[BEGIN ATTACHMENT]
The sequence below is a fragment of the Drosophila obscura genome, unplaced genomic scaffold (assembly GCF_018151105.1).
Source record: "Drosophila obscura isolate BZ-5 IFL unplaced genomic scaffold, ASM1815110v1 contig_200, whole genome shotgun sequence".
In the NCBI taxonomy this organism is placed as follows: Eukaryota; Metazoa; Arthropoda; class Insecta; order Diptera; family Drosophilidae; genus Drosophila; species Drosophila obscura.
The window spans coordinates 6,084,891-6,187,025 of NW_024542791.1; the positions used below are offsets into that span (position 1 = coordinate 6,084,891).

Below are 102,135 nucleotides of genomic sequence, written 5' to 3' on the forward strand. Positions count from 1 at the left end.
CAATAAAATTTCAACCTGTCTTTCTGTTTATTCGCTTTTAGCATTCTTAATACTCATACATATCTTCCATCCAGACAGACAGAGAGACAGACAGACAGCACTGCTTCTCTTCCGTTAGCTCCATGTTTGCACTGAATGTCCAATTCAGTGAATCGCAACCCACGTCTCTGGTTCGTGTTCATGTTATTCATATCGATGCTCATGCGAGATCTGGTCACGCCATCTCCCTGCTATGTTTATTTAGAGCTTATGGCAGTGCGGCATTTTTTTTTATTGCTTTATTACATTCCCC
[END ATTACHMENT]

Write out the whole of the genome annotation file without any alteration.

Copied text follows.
The sequence below is a fragment of the Drosophila obscura genome, unplaced genomic scaffold (assembly GCF_018151105.1).
Source record: "Drosophila obscura isolate BZ-5 IFL unplaced genomic scaffold, ASM1815110v1 contig_200, whole genome shotgun sequence".
In the NCBI taxonomy this organism is placed as follows: Eukaryota; Metazoa; Arthropoda; class Insecta; order Diptera; family Drosophilidae; genus Drosophila; species Drosophila obscura.
The window spans coordinates 6,084,891-6,187,025 of NW_024542791.1; the positions used below are offsets into that span (position 1 = coordinate 6,084,891).

Below are 102,135 nucleotides of genomic sequence, written 5' to 3' on the forward strand. Positions count from 1 at the left end.
CAATAAAATTTCAACCTGTCTTTCTGTTTATTCGCTTTTAGCATTCTTAATACTCATACATATCTTCCATCCAGACAGACAGAGAGACAGACAGACAGCACTGCTTCTCTTCCGTTAGCTCCATGTTTGCACTGAATGTCCAATTCAGTGAATCGCAACCCACGTCTCTGGTTCGTGTTCATGTTATTCATATCGATGCTCATGCGAGATCTGGTCACGCCATCTCCCTGCTATGTTTATTTAGAGCTTATGGCAGTGCGGCATTTTTTTTTATTGCTTTATTACATTCCCC